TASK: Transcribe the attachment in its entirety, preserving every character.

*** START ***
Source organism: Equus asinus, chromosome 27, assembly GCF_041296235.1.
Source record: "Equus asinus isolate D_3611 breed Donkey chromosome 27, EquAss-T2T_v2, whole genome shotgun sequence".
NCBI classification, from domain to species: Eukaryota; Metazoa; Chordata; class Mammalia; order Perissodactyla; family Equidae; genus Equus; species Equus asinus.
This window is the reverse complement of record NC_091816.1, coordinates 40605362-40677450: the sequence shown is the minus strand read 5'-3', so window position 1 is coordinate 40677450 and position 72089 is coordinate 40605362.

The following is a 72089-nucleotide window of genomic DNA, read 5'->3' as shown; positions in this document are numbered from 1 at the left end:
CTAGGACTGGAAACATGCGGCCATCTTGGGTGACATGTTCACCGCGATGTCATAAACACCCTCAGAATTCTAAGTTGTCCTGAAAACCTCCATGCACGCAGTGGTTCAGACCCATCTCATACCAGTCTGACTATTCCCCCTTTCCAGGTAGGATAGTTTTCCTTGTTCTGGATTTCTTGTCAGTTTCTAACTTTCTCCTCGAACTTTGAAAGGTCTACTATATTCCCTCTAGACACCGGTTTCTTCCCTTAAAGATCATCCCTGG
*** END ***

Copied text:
Source organism: Equus asinus, chromosome 27, assembly GCF_041296235.1.
Source record: "Equus asinus isolate D_3611 breed Donkey chromosome 27, EquAss-T2T_v2, whole genome shotgun sequence".
NCBI classification, from domain to species: Eukaryota; Metazoa; Chordata; class Mammalia; order Perissodactyla; family Equidae; genus Equus; species Equus asinus.
This window is the reverse complement of record NC_091816.1, coordinates 40605362-40677450: the sequence shown is the minus strand read 5'-3', so window position 1 is coordinate 40677450 and position 72089 is coordinate 40605362.

The following is a 72089-nucleotide window of genomic DNA, read 5'->3' as shown; positions in this document are numbered from 1 at the left end:
CTAGGACTGGAAACATGCGGCCATCTTGGGTGACATGTTCACCGCGATGTCATAAACACCCTCAGAATTCTAAGTTGTCCTGAAAACCTCCATGCACGCAGTGGTTCAGACCCATCTCATACCAGTCTGACTATTCCCCCTTTCCAGGTAGGATAGTTTTCCTTGTTCTGGATTTCTTGTCAGTTTCTAACTTTCTCCTCGAACTTTGAAAGGTCTACTATATTCCCTCTAGACACCGGTTTCTTCCCTTAAAGATCATCCCTGG